The Countess Behind the Lines
Living in France and working for the Red Cross during 1940 Countess Mary Lindell (Judy Davis) is extremely observant when it comes to allied soldiers who end up behind enemy lines, knowing what they should and shouldn't do when it comes to going unnoticed. But then Mary has a secret side as she assists stranded allied soldiers to return home at great risk to her self as well as her children. And it is her daughter Barbe (Kate Beckinsale) who complicates matters when she becomes involved with a young German Officer.
"One Against the Wind" is a curious little made for TV movie made all the more curious by revelations in 2015 which bring in to debate some of the claims made by Mary Lindell over her work with the resistance during WWII as well as questioning her title of Countess. I say little purely because it isn't the movie you might expect it to be as it flits between the portrayal of the Countess and what she is said to have done during the WWII as well as what her family are said to have done.
So let me explain what I am on about as on one hand we get shown that Lindell aided stranded allied men to get back home, smuggling them out sometimes directly under the nose of the enemy. But whilst we get shown an almost cockiness at times to the bravado of carrying this off there isn't a great of depth to how she went about doing this. Oh we see the danger with various close shaves especially with some within the German army targeting her but all of these scenes seem to be included to show Lindell's bravado in the face of danger.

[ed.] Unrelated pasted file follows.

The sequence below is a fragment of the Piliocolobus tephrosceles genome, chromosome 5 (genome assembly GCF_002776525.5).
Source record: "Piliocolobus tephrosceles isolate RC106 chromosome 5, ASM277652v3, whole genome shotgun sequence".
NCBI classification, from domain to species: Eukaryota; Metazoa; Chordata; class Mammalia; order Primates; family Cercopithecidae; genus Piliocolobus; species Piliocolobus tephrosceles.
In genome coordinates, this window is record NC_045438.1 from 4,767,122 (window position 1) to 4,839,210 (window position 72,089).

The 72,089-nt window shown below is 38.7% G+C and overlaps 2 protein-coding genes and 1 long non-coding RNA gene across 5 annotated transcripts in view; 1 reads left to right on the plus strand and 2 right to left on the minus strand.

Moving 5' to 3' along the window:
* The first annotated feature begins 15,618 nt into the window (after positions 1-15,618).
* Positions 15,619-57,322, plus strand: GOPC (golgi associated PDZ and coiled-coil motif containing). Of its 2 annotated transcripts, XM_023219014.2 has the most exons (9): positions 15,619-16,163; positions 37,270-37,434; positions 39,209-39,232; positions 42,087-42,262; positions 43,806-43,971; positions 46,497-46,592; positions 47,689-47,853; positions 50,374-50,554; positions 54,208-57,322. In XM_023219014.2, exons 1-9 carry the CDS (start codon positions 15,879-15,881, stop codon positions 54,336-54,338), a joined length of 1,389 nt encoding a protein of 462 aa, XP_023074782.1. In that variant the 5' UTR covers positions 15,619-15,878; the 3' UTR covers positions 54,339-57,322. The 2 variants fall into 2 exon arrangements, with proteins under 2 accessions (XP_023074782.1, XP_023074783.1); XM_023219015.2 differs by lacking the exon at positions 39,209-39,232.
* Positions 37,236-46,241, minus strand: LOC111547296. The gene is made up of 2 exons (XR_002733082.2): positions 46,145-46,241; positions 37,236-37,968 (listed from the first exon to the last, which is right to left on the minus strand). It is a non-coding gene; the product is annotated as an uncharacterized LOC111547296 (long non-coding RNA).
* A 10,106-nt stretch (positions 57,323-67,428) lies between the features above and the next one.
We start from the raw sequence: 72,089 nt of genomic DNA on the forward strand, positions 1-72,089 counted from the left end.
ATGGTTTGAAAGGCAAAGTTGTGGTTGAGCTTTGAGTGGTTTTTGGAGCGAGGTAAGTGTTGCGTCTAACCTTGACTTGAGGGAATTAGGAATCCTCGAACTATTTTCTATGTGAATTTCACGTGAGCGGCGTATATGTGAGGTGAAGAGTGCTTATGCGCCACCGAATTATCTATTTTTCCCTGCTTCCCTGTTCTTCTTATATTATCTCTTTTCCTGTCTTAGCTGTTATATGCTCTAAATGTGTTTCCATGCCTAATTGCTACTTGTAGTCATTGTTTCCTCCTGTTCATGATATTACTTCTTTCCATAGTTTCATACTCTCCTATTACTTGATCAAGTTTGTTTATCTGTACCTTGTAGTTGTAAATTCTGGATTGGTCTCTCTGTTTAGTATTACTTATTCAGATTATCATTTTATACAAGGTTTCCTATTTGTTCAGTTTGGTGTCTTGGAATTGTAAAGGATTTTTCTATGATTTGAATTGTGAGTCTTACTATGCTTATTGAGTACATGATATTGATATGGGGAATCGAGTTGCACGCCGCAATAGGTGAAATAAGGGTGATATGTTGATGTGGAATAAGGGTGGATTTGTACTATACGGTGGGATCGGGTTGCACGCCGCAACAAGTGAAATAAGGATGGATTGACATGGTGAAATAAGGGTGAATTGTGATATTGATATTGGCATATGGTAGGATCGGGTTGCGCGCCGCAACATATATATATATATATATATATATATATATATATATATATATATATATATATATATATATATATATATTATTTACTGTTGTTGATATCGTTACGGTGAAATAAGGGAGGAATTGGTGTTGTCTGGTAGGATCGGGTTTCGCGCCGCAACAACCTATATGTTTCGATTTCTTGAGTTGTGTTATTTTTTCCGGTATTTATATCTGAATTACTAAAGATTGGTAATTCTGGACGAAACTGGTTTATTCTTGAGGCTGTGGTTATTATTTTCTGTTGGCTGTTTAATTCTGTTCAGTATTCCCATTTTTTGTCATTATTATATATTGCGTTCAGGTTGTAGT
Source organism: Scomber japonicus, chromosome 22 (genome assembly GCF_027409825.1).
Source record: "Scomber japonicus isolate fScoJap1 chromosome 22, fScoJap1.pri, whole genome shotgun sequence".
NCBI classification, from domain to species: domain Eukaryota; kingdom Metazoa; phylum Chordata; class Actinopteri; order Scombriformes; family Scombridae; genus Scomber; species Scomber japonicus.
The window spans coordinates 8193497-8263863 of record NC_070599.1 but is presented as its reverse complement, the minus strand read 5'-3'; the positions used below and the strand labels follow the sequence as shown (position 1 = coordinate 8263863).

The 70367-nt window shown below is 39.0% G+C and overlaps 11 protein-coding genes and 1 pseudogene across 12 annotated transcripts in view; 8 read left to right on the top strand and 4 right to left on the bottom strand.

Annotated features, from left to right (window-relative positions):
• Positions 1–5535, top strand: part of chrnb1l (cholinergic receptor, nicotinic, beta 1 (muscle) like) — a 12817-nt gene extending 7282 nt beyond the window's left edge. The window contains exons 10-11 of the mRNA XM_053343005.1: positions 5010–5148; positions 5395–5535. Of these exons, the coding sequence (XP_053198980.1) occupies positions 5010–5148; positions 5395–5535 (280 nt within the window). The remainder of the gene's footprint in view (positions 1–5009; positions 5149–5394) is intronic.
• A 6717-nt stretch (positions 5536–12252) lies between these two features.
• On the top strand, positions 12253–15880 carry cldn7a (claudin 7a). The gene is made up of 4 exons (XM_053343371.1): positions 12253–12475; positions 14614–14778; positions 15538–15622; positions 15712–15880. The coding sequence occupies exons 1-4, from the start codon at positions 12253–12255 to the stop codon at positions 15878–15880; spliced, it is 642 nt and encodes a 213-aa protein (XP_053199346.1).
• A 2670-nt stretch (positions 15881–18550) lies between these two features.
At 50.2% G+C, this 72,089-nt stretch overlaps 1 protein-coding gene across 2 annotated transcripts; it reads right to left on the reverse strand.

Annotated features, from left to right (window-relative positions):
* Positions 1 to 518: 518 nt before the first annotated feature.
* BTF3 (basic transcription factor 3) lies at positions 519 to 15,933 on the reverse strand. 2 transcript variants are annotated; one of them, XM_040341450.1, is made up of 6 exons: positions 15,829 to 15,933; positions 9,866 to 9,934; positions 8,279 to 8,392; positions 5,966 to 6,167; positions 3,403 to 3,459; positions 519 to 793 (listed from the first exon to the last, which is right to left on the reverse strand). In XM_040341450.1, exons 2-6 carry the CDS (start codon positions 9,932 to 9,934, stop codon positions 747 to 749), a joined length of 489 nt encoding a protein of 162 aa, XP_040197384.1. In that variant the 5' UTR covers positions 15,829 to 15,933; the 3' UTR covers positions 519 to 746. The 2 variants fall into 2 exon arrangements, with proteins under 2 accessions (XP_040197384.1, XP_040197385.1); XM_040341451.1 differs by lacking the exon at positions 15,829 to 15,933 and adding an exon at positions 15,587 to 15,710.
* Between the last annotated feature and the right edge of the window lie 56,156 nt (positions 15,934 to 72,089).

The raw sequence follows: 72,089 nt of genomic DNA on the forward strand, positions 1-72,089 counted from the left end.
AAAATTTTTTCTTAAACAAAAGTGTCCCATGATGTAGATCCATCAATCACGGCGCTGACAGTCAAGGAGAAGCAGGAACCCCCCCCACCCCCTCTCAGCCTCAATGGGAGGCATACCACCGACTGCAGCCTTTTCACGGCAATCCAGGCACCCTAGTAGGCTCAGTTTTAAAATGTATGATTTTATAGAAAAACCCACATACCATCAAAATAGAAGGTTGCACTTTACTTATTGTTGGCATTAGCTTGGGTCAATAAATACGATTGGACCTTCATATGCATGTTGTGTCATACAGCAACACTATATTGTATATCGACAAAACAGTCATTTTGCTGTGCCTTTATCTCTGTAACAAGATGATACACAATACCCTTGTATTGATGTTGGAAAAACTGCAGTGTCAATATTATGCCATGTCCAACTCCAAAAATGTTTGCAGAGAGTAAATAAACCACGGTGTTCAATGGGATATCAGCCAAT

As such there is as much focus on the character of Mary Lindell with Judy Davis playing her with that air of British stiff upper lip and never say die gusto. It is an entertaining performance but one which lacks depth as we never truly get to learn why she did what she did and how she felt especially when her daughter started to date a German officer. It only ever hints at what Lindell may have felt which gives the impression that this movie was based on the slimmest of facts rather than first person accounts of Lindell.
What this all boils down to is that "One Against the Wind" now works more along the lines of an introduction to Mary Lindell rather than an in-depth look at who she was and what she did. This seems more than ever the case considering the findings in 2015 which question exactly how much she did during WWII.